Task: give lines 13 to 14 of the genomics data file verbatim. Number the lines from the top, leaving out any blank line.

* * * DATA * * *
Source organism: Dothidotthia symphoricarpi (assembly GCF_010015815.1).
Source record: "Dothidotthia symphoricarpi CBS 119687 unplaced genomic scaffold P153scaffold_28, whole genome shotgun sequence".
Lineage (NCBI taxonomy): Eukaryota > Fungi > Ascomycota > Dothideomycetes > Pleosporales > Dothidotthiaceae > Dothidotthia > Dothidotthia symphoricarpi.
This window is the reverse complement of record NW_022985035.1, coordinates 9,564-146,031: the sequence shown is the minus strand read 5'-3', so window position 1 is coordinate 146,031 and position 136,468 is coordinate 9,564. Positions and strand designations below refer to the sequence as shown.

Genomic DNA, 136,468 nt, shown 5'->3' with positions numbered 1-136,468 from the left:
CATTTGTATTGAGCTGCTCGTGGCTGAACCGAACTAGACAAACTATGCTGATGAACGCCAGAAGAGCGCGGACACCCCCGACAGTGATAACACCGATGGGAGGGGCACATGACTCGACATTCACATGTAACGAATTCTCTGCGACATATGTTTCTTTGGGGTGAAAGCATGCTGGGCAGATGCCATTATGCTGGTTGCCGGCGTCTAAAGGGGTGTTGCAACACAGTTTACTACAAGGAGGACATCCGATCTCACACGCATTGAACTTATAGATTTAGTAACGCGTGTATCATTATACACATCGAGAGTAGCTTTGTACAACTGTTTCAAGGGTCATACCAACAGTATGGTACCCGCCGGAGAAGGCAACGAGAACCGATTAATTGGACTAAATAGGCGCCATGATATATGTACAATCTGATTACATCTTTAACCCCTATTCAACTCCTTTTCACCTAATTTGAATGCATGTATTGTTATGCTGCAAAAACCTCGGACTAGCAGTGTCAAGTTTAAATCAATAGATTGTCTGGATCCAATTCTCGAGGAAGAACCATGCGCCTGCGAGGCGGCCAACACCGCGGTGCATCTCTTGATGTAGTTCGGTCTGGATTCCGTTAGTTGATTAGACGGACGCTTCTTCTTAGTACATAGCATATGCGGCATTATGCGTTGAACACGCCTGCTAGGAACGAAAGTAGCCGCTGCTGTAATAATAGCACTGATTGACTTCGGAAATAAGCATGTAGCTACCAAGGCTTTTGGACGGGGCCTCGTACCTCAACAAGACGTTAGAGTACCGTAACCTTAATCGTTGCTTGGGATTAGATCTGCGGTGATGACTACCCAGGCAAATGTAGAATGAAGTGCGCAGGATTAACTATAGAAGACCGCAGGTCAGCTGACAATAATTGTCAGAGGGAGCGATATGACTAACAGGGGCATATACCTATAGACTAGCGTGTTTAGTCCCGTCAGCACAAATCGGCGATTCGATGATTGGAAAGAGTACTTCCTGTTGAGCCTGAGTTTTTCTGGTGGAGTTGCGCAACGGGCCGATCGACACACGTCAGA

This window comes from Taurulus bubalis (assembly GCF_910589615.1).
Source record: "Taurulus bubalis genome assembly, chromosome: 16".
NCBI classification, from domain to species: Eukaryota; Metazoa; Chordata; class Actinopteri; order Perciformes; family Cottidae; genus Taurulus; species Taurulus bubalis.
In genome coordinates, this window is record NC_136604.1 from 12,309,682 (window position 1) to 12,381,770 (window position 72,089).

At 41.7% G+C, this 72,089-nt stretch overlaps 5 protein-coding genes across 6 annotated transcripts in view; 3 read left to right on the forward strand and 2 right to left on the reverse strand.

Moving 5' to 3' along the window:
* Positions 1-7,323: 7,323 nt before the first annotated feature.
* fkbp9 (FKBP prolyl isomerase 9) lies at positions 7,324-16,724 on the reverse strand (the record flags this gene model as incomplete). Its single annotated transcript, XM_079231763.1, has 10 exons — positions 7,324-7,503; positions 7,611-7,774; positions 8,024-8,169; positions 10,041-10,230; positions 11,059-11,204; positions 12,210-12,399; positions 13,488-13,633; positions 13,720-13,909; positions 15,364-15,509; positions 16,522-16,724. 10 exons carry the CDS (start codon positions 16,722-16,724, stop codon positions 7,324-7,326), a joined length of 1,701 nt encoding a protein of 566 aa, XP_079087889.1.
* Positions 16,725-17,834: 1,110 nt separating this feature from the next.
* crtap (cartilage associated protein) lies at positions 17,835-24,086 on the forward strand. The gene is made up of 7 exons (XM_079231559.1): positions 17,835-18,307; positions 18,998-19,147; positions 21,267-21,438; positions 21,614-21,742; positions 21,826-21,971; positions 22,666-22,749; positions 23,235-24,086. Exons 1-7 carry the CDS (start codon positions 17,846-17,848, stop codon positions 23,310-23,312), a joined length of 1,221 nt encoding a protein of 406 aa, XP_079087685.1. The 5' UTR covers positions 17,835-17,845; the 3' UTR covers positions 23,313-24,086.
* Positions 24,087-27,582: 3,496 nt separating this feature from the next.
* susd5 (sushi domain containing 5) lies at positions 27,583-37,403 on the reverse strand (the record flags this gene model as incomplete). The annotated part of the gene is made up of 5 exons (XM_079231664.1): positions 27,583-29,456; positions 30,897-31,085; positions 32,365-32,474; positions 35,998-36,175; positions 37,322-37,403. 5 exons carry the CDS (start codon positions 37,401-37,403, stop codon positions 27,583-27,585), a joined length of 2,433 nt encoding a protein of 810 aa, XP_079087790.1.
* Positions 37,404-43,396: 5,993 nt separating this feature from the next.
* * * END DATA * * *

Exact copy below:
* Positions 1-7,323: 7,323 nt before the first annotated feature.
* fkbp9 (FKBP prolyl isomerase 9) lies at positions 7,324-16,724 on the reverse strand (the record flags this gene model as incomplete). Its single annotated transcript, XM_079231763.1, has 10 exons — positions 7,324-7,503; positions 7,611-7,774; positions 8,024-8,169; positions 10,041-10,230; positions 11,059-11,204; positions 12,210-12,399; positions 13,488-13,633; positions 13,720-13,909; positions 15,364-15,509; positions 16,522-16,724. 10 exons carry the CDS (start codon positions 16,722-16,724, stop codon positions 7,324-7,326), a joined length of 1,701 nt encoding a protein of 566 aa, XP_079087889.1.